Stoyan TCHOUKANOV has been a member of the European Economic and Social Committee (EESC) from the Civil Society Organisations' Group (Group III) since 2020. He is the president of the Beef Breeders Association of Bulgaria. Currently a member of the NAT and INT sections, he represents and defends farmers' interests at national and EU level.
What drives you to be an active and engaged EESC and NAT Section Member? How do you make the link with your work (and your life) back home?
Being a Bulgarian farmer, with an engineering background in animal science, I am aware of farmers' challenges and their sometimes difficult decisions by witnessing living conditions in rural areas on the front line. This is why I see it as my duty to represent and defend farmers' interests at national and EU level.
When I was elected to be a member of the Committee, I promised the farming community not to be silent, but to make my voice heard. The NAT section is very active in the field of agriculture, which encourages me to contribute to their work with my experience as a local food producer as well as a president of the Beef Breeders Association of Bulgaria. It also inspires me to learn from different members and countries and bring the EESC messages back home. The work atmosphere and the interaction with colleagues are very enriching for me.
From this position, I have learned that some of the problems farmers are encountering stem from misunderstanding EU climate and environmental goals. For many years, Bulgarian farmers have had little knowledge about EU processes and the existence of the Committee, which is why I find it important to make the link between national and EU level through the work of the EESC.
In my home country, I am responsible for organising various meetings such as the National Farmer's Forum, as well as a hearing on the revision of the directive on the sustainable use of pesticides. Bringing together different stakeholders in the agricultural world has proven how diverse it is. In this capacity, I make sure that the relevant discussion at the EESC is being heard and reflected at national level through the media and National Breeders' Consultative Committee.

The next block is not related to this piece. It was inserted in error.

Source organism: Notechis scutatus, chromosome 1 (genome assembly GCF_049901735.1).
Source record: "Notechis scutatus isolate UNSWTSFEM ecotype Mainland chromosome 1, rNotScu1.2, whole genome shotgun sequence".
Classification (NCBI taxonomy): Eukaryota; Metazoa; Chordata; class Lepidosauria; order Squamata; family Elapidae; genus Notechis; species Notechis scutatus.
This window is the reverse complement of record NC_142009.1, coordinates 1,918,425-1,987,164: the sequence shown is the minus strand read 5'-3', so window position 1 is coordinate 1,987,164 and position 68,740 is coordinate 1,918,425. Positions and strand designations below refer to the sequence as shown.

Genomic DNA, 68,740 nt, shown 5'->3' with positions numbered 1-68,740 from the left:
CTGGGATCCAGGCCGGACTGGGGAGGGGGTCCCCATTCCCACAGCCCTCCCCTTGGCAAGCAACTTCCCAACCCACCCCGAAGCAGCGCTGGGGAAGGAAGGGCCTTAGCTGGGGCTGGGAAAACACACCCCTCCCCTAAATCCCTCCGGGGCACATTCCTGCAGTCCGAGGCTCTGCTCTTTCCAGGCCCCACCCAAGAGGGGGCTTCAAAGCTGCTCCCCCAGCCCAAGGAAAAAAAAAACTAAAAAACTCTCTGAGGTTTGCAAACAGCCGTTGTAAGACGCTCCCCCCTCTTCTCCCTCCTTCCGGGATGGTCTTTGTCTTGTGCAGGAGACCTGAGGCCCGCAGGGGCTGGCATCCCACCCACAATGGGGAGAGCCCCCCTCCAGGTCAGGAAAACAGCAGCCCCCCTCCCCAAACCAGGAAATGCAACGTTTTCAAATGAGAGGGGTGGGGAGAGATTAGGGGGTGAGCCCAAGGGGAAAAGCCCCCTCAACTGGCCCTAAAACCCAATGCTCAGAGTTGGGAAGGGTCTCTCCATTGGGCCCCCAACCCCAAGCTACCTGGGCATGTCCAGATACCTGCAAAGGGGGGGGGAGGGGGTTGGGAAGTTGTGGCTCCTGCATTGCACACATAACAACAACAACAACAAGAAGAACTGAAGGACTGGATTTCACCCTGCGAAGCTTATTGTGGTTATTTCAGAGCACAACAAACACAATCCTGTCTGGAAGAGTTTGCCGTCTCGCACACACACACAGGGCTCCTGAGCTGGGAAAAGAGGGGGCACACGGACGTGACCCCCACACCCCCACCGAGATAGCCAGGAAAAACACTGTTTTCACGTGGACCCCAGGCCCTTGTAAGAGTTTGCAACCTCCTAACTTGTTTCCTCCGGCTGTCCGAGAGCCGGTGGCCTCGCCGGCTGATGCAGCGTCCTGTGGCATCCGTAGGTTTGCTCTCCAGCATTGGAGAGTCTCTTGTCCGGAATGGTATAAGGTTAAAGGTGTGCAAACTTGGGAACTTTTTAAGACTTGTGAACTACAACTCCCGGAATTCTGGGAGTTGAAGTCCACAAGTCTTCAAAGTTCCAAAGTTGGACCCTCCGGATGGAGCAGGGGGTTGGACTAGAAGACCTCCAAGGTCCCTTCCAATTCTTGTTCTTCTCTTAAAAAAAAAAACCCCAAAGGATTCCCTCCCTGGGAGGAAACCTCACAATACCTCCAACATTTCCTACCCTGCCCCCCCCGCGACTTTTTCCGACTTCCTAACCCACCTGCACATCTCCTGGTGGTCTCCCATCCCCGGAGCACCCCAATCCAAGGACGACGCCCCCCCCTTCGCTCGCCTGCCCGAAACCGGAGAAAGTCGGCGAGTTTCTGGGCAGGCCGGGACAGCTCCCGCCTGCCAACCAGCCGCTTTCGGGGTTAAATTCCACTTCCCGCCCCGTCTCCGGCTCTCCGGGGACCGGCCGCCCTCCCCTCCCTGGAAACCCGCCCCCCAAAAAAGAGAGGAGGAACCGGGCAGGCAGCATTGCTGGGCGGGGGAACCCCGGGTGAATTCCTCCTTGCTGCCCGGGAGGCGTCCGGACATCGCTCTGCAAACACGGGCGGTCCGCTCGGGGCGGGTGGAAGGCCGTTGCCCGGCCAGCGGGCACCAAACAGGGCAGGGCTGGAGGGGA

As rapporteur of the opinion on the Industrial Emissions Directive (IED) and of the Regulation on the European Pollutant Release and Transfer Register (E-PRTR), how did you interact and collaborate with stakeholders? What are the main messages of the opinion?
The Commission's proposal on the revision of the Industrial Emissions Directive to include cattle farming has been considered as a controversial issue by different Member States – we all have our own realities. As the owner of a cattle farming that will be affected by the implementation of the revision, I can say that sector might be disproportionately affected. But to achieve the aim of the directive, which is to preserve human health and the environment, we had to strike a balance, but also admit that everyone has to give up something.
The EESC promotes a harmonised and equitable approach to finding solutions to socio-economic and environmental challenges. Due to the divergent views of various stakeholders on this directive, I invited three additional members to provide an inclusive and balanced opinion. In addition, several external stakeholders, such as FuelsEurope, Copa Cogeca, EEB and ITUC, were invited to share their insights and views on this important policy instrument to protect ecosystems and human health.
You have recently been appointed as a member of the NAT Bureau. What are your expectations and how would you like to contribute to the strategic work of the Section?
It is a great honour for me to be appointed a NAT Bureau member and equally a stimulus to become more proactive in the work of the NAT section. I want to bring the reality of local farmers to the broader society and integrate them into the various fields of the environmental world. Conversely, I strive to ensure that the work of the Committee and the NAT section is given greater recognition by the Bulgarian agricultural community.
I will constantly seek a balance between the farmer's interest and an environmentally conscious future, between profitable agriculture and the preservation of nature. Nothing is easy. If it were, the solution would already have been found.
In my position in the Bureau, I will constantly seek a balance between the farmer's interest and an environmentally conscious future, between profitable agriculture and the preservation of nature. Nothing is easy. If it were, the solution would already have been found.